of two measures of 3-8 time.
  
     Compound word, a word composed of two or more words;
        specifically, two or more words joined together by a
        hyphen.
        [1913 Webster]

From The Collaborative International Dictionary of English v.0.48 :

  Ether \E"ther\ ([=e]"th[~e]r), n. [L. aether, Gr. a'iqh`r, fr.
     a'i`qein to light up, kindle, burn, blaze; akin to Skr. idh,
     indh, and prob. to E. idle: cf. F. ['e]ther.] [Written also
     [ae]ther.]
     1. (Physics) A medium of great elasticity and extreme
        tenuity, once supposed to pervade all space, the interior
        of solid bodies not excepted, and to be the medium of
        transmission of light and heat; hence often called
        luminiferous ether. It is no longer believed that such a
        medium is required for the transmission of electromagnetic
        waves; the modern use of the term is mostly a figurative
        term for empty space, or for literary effect, and not
        intended to imply the actual existence of a physical
        medium. However. modern cosmological theories based on
        quantum field theory do not rule out the possibility that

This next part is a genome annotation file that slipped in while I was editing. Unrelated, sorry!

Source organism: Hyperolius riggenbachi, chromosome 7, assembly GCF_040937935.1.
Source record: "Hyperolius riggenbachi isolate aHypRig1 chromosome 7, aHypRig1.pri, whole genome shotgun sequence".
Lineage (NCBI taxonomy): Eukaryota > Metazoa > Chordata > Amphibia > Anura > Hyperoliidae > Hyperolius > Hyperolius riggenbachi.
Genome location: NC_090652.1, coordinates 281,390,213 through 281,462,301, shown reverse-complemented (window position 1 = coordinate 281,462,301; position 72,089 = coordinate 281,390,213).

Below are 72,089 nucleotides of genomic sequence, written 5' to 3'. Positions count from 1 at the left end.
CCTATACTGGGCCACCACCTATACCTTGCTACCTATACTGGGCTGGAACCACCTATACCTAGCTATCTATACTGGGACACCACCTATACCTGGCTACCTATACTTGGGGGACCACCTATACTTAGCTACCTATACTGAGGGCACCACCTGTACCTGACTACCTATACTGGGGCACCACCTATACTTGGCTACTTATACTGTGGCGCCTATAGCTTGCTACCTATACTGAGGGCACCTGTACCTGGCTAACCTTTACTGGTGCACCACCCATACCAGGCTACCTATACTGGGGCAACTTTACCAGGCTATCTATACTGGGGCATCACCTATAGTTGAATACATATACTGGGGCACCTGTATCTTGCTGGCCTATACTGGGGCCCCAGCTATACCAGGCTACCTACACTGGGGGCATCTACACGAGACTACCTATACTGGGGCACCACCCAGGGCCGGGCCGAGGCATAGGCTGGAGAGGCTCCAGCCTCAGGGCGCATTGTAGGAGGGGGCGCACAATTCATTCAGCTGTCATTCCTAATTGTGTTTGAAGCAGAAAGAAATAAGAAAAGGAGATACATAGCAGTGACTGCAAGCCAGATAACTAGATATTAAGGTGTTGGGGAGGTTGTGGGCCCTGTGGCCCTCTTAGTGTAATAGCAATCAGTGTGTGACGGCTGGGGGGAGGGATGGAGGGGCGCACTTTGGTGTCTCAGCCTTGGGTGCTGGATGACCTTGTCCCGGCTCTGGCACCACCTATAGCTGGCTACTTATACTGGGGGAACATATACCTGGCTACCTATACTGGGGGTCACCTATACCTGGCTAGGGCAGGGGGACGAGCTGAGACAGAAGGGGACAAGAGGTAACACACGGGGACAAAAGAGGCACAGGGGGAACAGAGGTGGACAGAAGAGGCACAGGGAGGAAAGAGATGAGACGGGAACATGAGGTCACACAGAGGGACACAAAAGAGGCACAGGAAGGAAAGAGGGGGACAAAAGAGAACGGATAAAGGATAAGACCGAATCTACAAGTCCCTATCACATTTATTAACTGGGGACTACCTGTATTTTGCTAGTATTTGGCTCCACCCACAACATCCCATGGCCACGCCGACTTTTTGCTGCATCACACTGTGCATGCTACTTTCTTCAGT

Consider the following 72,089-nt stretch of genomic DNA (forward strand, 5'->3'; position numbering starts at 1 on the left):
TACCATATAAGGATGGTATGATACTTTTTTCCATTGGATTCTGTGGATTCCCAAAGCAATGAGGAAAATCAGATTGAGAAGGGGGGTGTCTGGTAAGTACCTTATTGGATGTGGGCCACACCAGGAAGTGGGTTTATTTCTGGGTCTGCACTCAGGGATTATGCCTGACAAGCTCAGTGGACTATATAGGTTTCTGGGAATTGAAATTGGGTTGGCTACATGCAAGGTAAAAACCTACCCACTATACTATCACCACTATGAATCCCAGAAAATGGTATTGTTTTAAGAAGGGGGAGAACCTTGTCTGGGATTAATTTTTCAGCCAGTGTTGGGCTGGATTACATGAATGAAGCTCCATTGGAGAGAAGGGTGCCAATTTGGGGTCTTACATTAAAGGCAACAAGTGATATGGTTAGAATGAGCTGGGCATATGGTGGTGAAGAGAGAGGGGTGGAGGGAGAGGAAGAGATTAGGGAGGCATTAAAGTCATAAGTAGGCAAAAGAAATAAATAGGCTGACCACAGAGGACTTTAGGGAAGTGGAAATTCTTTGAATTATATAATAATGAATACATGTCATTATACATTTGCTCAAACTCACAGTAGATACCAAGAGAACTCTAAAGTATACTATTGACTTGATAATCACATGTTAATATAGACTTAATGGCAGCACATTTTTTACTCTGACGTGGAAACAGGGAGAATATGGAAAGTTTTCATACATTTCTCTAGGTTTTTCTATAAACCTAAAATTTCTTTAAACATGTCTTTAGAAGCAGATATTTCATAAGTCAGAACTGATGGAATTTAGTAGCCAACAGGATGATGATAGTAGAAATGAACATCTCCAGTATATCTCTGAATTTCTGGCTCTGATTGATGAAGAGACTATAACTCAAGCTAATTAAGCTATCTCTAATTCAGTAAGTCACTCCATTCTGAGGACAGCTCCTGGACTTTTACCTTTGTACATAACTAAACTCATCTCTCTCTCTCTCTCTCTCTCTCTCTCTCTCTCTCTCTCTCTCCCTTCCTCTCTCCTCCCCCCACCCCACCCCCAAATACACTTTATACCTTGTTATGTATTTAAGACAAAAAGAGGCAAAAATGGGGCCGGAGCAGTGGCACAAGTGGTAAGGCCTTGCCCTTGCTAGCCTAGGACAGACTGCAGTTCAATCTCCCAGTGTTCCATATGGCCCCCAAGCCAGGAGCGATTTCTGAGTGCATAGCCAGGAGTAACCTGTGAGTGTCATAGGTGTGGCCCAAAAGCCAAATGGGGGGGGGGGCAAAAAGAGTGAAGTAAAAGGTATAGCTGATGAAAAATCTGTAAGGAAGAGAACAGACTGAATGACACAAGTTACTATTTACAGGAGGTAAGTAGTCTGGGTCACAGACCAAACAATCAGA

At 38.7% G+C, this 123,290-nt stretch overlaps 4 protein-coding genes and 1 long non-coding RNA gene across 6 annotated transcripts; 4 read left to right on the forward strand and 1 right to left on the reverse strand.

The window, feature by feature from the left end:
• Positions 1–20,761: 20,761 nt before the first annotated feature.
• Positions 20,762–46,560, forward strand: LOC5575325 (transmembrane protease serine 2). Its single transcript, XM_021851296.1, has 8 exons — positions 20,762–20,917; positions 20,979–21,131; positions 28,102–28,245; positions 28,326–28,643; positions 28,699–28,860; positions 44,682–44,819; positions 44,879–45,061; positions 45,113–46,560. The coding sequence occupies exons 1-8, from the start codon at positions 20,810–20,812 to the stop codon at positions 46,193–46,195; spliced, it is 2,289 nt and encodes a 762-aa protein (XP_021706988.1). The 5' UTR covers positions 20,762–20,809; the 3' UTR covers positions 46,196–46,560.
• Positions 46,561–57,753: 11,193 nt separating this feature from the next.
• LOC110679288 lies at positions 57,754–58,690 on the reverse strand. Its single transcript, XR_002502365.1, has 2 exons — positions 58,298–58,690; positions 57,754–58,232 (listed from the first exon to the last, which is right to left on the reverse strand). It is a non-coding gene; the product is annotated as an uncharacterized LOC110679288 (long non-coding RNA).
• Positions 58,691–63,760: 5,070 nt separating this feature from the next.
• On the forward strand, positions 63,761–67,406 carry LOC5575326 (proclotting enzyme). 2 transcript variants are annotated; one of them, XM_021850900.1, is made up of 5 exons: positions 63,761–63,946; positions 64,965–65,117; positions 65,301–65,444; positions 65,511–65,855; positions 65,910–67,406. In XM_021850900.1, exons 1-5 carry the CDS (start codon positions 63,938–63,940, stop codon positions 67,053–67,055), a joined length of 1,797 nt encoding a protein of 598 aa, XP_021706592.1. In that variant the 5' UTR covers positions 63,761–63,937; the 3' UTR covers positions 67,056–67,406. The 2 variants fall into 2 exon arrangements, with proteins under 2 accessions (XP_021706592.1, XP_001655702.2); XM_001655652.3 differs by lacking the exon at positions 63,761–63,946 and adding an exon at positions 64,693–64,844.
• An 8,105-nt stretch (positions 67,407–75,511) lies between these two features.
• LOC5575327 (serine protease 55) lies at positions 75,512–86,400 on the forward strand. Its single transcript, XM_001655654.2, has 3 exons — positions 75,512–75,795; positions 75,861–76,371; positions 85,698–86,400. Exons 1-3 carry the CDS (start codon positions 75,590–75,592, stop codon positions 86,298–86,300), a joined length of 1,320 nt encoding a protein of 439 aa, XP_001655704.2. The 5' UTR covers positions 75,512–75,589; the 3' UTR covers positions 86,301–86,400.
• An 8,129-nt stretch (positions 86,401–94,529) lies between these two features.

the inherent energy of the vacuum is greater than zero, in
        which case the concept of an ether pervading the vacuum
        may have more than metaphoric meaning.
        [1913 Webster +PJC]
  
     2. Supposed matter above the air; the air itself.
        [1913 Webster]
  
     3. (Chem.)
        (a) A light, volatile, mobile, inflammable liquid,
            (C2H5)2O, of a characteristic aromatic odor,
            obtained by the distillation of alcohol with sulphuric
            acid, and hence called also sulphuric ether. It is a
            powerful solvent of fats, resins, and pyroxylin, but
            finds its chief use as an an[ae]sthetic. Commonly
            called ethyl ether to distinguish it from other
            ethers, and also ethyl oxide.
        (b) Any similar compound in which an oxygen atom is bound
            to two different carbon atoms, each of which is part
            of an organic radical; as, amyl ether; valeric ether;
            methyl ethyl ether. The general formular for an ether
            is ROR', in which R and R' are organic radicals
            which may be of similar or different structure. If R
            and R' are different parts of the same organic
            radical, the structure forms a cyclic ether.
            [1913 Webster +PJC]
  
     Complex ether, Mixed ether (Chem.), an ether in which the
        ether oxygen is attached to two radicals having different
        structures; as, ethyl methyl ether, C2H5.O.CH3.
  
     Compound ether (Chem.), an ethereal salt or a salt of some
        hydrocarbon as the base; an ester.
  
     Ether engine (Mach.), a condensing engine like a steam
        engine, but operated by the vapor of ether instead of by
        steam.
        [1913 Webster]